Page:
Skip banner
HomeHow Do I?Site MapHelp
Return To Search FormFOCUS
Search Terms: millsite, House or Senate or Joint

Document ListExpanded ListKWICFULL format currently displayed

Previous Document Document 8 of 8.

More Like This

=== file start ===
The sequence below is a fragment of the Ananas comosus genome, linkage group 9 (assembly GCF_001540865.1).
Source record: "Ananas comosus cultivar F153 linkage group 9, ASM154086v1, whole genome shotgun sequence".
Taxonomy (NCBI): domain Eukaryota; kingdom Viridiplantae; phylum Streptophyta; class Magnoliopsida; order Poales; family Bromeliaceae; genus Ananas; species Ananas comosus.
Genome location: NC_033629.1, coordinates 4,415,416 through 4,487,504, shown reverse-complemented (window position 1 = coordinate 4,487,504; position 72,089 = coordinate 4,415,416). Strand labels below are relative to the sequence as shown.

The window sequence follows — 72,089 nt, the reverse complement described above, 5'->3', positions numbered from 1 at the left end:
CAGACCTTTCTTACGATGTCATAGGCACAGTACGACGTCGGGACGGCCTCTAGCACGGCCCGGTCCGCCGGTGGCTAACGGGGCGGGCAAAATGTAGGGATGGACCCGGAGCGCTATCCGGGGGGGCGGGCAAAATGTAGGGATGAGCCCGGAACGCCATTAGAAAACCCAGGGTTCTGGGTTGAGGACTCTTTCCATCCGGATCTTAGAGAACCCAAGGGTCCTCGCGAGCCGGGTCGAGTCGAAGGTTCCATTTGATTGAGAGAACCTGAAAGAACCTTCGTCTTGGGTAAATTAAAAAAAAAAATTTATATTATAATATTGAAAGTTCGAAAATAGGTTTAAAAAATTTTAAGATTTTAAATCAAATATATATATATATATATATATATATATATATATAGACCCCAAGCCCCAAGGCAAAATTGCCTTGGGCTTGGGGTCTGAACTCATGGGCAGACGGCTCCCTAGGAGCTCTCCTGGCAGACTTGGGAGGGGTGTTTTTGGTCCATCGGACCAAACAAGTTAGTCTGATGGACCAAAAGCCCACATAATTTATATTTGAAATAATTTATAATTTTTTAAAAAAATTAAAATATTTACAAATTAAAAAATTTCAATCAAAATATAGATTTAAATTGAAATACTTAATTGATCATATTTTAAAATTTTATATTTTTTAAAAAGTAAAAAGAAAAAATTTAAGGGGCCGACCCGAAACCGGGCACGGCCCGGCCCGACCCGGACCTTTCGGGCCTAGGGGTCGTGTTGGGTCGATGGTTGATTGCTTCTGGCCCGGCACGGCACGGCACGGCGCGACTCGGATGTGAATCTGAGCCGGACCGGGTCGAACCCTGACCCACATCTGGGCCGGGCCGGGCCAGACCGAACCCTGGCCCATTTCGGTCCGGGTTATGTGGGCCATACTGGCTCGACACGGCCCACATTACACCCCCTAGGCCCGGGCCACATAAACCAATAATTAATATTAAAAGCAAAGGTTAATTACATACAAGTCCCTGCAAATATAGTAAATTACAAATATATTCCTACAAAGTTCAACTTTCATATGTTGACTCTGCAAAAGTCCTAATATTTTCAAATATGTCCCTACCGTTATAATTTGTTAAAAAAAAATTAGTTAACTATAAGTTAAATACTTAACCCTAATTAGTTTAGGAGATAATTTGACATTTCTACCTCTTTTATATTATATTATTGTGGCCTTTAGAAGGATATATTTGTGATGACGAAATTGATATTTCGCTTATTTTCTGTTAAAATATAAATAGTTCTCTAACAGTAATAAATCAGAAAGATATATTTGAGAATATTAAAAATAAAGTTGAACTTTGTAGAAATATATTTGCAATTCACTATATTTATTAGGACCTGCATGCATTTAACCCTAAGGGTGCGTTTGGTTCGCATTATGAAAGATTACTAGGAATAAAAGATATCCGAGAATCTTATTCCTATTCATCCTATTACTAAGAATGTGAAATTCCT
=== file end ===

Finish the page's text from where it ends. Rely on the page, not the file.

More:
Copyright 1999 Federal Document Clearing House, Inc.  
Federal Document Clearing House Congressional Testimony

June 15, 1999


LENGTH: 8147 words